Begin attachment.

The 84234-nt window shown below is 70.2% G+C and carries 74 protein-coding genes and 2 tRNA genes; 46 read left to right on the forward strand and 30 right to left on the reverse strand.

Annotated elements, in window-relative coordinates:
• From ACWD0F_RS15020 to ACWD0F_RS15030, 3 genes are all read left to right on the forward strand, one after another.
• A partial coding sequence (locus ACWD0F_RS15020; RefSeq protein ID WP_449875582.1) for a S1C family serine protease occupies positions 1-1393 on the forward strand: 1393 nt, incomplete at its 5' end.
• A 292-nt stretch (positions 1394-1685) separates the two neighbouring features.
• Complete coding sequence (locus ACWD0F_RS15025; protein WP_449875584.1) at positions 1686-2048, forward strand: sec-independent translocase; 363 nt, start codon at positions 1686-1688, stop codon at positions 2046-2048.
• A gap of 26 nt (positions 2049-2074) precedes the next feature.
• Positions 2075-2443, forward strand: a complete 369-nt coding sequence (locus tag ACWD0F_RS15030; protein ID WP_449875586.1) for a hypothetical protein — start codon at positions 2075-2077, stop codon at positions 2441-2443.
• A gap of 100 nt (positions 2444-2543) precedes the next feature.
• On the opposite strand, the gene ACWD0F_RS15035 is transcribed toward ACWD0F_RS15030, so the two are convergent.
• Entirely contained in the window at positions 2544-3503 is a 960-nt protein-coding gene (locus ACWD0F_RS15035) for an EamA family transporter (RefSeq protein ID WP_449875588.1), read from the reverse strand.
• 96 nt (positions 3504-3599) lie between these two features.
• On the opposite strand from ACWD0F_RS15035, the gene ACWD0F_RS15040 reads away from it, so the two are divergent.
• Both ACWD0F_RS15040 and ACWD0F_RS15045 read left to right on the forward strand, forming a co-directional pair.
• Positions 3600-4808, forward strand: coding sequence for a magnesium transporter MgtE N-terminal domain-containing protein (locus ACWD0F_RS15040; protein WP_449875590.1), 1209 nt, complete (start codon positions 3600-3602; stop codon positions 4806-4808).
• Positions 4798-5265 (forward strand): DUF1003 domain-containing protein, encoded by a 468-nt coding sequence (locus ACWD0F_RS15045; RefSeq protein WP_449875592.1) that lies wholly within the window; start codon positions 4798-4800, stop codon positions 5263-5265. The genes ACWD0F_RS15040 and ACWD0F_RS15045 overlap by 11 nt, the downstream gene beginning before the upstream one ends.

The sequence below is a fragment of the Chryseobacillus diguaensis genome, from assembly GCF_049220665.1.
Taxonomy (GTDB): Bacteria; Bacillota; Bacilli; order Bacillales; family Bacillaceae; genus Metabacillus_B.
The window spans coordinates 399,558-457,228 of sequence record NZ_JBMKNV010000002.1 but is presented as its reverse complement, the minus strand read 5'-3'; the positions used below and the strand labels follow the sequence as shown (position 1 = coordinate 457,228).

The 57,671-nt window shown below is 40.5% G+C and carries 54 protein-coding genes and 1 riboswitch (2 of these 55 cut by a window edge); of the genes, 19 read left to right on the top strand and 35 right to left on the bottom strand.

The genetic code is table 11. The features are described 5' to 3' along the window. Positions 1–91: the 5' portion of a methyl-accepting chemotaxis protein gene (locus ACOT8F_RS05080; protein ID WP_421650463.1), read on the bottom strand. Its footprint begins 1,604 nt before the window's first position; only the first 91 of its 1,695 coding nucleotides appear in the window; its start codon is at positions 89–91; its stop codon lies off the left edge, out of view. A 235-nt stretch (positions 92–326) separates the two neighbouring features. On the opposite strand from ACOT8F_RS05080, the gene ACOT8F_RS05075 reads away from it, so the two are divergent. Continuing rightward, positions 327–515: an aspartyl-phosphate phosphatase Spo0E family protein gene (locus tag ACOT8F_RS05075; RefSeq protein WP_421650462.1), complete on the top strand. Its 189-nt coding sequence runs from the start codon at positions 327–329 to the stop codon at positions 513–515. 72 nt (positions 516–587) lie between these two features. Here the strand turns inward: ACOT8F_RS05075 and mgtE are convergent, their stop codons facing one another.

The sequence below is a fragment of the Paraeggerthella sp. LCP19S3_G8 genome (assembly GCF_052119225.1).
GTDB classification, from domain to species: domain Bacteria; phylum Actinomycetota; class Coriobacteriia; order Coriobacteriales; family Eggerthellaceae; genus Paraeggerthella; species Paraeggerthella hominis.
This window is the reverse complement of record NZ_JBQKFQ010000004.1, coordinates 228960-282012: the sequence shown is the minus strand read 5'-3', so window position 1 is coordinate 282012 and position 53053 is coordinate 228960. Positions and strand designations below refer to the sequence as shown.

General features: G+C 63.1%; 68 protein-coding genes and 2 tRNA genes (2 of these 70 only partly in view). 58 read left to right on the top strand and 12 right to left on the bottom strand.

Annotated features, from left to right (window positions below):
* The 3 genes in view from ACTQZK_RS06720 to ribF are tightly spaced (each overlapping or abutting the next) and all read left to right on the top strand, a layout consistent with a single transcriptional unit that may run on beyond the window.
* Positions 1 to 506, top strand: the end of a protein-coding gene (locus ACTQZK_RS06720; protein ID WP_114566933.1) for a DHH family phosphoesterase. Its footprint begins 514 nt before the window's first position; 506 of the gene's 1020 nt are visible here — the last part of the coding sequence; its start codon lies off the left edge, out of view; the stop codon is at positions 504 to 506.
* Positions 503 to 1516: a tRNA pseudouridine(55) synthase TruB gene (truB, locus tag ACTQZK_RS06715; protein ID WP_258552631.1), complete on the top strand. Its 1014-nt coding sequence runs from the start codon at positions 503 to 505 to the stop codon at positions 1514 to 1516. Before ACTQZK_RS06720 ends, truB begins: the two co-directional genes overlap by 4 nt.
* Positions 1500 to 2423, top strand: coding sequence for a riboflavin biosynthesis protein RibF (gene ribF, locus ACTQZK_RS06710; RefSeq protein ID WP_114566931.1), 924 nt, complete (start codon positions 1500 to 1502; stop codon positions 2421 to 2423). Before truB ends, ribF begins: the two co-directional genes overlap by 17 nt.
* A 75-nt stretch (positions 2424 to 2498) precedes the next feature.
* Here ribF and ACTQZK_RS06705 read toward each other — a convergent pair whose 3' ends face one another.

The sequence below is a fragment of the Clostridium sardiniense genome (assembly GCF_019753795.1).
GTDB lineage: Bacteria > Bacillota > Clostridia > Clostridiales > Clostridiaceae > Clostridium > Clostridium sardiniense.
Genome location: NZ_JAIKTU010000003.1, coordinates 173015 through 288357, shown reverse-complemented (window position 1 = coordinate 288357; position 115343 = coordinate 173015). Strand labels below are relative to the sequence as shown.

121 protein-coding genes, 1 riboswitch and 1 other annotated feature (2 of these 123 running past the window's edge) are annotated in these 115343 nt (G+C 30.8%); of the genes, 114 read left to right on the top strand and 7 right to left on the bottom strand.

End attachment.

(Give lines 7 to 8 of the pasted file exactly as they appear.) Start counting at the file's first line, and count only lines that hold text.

• A gap of 26 nt (positions 2049-2074) precedes the next feature.
• Positions 2075-2443, forward strand: a complete 369-nt coding sequence (locus tag ACWD0F_RS15030; protein ID WP_449875586.1) for a hypothetical protein — start codon at positions 2075-2077, stop codon at positions 2441-2443.